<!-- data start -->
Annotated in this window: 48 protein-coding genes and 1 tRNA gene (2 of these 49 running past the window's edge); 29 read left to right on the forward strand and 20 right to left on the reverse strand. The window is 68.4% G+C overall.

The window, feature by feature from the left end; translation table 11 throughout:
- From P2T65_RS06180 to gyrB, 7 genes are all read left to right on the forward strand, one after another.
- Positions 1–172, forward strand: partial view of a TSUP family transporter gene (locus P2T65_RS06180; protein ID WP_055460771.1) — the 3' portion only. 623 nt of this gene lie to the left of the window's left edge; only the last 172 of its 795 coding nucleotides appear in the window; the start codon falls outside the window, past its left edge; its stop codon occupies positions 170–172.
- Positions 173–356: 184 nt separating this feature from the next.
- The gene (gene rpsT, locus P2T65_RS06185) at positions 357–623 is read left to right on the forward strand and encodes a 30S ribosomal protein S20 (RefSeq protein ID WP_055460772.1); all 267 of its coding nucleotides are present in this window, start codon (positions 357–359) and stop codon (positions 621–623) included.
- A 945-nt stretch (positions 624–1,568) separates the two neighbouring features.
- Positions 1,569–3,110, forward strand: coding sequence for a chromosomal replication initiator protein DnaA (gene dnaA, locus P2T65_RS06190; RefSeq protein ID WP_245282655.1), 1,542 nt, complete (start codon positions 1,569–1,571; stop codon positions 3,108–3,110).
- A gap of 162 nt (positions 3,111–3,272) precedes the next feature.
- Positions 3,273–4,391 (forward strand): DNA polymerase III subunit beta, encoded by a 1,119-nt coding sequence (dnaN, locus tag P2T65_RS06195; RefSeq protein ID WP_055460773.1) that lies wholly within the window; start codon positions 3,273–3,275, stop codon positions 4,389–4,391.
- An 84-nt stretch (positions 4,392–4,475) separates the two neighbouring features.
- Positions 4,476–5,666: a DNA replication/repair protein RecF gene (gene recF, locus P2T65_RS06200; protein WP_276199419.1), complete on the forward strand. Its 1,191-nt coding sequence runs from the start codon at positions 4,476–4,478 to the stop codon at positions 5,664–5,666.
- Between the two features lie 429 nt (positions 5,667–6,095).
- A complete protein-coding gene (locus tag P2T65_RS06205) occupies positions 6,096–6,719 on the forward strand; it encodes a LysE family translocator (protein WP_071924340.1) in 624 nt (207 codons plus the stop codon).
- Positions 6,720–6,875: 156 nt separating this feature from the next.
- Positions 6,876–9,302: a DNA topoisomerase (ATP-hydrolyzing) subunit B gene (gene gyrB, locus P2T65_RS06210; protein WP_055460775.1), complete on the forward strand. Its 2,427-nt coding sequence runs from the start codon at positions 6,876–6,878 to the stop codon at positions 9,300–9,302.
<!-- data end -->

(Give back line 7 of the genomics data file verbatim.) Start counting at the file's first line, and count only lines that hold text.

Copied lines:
- A 945-nt stretch (positions 624–1,568) separates the two neighbouring features.